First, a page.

Before completing her eighth grade year at Rancho Milpitas Middle School, 14-year-old Misha Chaturabul left a lasting impression with her artwork titled, “Thank You,” which was a winning selection of the Santa Clara County Office of Education’s 2020 Young Artists Showcase and Silicon Valley Reads Competition.
“The funny thing is I didn’t submit my artwork voluntarily,” said Misha, a promising art student in James Coulson’s class this past year at Rancho. Coulson gave his students a five-month notice for submitting to the Young Artists Showcase and required all of them to enter their artwork.
“I had forgotten about the competition because of the pandemic,” added Misha, whose mother notified her that she was a first-place selection in the competition. “I was really happy and a bit shocked.”
The theme for the 2020 Showcase was “My Voice,” with an idea that reflected emotion, imagination, creativity, and originality. It was something that Misha gave deep thought to while developing her acrylic-painted piece. View her winning artwork here.
“It was something that I was a little conflicted about at first. I was going to do something on global warming. A few days later, I changed up the entire idea completely,” said Misha of her thought process. She finally decided on “a dedication to all the people in my life--family, friends and teachers--who have been there for me and supported me and helped me grow as a person.”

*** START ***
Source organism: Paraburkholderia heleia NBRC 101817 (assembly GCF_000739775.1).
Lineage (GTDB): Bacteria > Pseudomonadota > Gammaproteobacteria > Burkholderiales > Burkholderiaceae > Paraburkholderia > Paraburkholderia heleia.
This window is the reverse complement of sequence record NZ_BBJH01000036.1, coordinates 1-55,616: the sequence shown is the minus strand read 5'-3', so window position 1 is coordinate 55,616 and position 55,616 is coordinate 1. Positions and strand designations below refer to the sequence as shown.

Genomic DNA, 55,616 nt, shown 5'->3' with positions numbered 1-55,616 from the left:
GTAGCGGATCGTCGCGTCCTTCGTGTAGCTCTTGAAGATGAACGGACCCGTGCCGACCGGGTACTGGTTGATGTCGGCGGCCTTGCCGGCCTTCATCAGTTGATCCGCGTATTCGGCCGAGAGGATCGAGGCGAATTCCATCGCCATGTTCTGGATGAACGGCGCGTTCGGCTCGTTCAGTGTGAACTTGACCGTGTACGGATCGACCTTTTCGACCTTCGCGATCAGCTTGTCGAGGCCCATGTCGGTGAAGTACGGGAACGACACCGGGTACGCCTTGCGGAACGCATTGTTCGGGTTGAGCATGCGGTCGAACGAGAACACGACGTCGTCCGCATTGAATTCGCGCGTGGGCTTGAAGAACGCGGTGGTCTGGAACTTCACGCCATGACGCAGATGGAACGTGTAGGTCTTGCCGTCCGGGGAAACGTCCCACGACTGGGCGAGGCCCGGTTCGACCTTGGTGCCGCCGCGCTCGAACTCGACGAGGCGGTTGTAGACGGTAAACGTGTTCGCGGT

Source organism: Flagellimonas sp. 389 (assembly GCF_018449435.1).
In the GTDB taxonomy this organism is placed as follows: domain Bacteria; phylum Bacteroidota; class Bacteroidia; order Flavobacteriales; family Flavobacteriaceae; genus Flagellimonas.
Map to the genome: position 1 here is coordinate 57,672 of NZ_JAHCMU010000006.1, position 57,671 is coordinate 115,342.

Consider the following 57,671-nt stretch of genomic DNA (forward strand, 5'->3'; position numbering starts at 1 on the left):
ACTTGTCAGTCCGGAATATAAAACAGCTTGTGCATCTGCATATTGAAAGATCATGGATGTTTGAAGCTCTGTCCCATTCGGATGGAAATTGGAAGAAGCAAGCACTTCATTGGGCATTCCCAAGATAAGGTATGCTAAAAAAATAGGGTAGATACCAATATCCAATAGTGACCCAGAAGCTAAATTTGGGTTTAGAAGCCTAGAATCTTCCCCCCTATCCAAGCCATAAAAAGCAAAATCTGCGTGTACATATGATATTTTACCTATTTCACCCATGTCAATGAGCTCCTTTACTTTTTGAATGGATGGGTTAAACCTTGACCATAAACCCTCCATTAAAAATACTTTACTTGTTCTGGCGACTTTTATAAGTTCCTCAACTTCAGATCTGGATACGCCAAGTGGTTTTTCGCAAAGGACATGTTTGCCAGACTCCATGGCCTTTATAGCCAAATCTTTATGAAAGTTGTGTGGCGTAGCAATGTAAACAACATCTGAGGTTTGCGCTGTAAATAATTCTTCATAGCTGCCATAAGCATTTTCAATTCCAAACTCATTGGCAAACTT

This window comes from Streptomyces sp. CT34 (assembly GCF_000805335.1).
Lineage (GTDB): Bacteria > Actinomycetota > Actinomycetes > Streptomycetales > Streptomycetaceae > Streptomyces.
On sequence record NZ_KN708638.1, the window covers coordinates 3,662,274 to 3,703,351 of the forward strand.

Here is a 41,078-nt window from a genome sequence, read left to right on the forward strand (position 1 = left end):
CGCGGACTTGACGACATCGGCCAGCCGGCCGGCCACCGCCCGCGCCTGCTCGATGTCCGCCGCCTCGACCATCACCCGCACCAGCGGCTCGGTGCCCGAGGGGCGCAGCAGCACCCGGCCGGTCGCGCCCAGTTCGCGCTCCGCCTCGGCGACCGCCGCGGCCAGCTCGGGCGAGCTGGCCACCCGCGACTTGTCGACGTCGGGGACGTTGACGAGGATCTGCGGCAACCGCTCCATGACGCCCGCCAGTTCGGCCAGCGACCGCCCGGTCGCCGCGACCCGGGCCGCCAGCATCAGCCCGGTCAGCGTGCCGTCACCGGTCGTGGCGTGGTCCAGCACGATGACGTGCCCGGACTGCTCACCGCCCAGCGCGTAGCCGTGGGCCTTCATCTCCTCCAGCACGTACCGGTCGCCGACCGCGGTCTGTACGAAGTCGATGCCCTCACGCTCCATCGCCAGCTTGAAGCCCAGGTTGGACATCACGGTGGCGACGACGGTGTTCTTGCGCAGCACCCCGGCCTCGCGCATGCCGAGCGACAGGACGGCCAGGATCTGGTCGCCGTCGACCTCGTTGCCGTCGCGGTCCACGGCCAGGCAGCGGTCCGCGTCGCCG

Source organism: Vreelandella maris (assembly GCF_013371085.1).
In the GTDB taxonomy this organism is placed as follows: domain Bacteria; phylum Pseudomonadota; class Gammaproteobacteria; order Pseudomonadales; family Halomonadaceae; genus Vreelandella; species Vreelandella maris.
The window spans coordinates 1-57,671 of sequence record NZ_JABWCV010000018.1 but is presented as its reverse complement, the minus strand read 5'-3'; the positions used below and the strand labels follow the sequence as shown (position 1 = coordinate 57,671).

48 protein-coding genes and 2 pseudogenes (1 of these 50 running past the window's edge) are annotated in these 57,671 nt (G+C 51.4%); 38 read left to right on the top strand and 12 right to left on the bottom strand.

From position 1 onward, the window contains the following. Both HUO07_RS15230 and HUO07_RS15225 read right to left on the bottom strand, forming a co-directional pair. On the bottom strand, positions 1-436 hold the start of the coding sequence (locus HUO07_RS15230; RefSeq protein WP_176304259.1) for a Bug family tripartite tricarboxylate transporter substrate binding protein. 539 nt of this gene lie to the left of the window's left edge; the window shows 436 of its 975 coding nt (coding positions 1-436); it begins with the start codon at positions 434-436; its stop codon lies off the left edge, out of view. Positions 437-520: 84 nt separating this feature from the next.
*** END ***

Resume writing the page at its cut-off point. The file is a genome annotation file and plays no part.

Misha’s art piece has two central figures embracing in a hug, as images of lightness and darkness fill the background, with a message stating “don’t worry, I’ll be here for you” and her response of “Thank You.”
“The hug was symbolism of them being there for me,” shared Misha. “I wanted to use symbolism in my piece so I researched different birds and flowers to see which ones were associated with hope, kindness, peacefulness and light.”
Her use of doves and dandelions on the light side, and ravens and ghosts on the dark side were the result of her research into symbolism.
“(Art) is my favorite class. I like the creativity and that art can be subjective, realistic or abstract, and that there are a variety of mediums to use, both traditional and digital,” said Misha, who attended Zanker Elementary prior to Rancho and is headed to Milpitas High School in the fall.
Misha’s artwork, along with all the 2020 winners, will be displayed in the building of the Santa Clara County Office of Education which hosts the largest collection of student adjudicated art in the state, according to organizers.
“Programs like the Young Artists Showcase and Silicon Valley Reads are crucial to the educational experience, and give students a platform to express their talent and creativity towards a cause that is important to them and our community,” said Dr. Mary Ann Dewan, Santa Clara County Superintendent of Schools.